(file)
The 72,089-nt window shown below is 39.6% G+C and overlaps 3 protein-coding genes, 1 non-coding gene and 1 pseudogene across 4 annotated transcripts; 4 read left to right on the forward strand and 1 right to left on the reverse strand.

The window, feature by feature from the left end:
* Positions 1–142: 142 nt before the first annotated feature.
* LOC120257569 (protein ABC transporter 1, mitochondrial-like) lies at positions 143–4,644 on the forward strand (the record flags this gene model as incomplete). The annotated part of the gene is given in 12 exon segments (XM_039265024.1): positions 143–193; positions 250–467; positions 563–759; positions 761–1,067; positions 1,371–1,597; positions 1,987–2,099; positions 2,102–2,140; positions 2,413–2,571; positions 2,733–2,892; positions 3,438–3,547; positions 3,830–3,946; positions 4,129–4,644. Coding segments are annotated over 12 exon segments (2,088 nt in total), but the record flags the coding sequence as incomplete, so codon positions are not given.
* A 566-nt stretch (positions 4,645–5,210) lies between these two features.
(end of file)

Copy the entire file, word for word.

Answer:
The 72,089-nt window shown below is 39.6% G+C and overlaps 3 protein-coding genes, 1 non-coding gene and 1 pseudogene across 4 annotated transcripts; 4 read left to right on the forward strand and 1 right to left on the reverse strand.

The window, feature by feature from the left end:
* Positions 1–142: 142 nt before the first annotated feature.
* LOC120257569 (protein ABC transporter 1, mitochondrial-like) lies at positions 143–4,644 on the forward strand (the record flags this gene model as incomplete). The annotated part of the gene is given in 12 exon segments (XM_039265024.1): positions 143–193; positions 250–467; positions 563–759; positions 761–1,067; positions 1,371–1,597; positions 1,987–2,099; positions 2,102–2,140; positions 2,413–2,571; positions 2,733–2,892; positions 3,438–3,547; positions 3,830–3,946; positions 4,129–4,644. Coding segments are annotated over 12 exon segments (2,088 nt in total), but the record flags the coding sequence as incomplete, so codon positions are not given.
* A 566-nt stretch (positions 4,645–5,210) lies between these two features.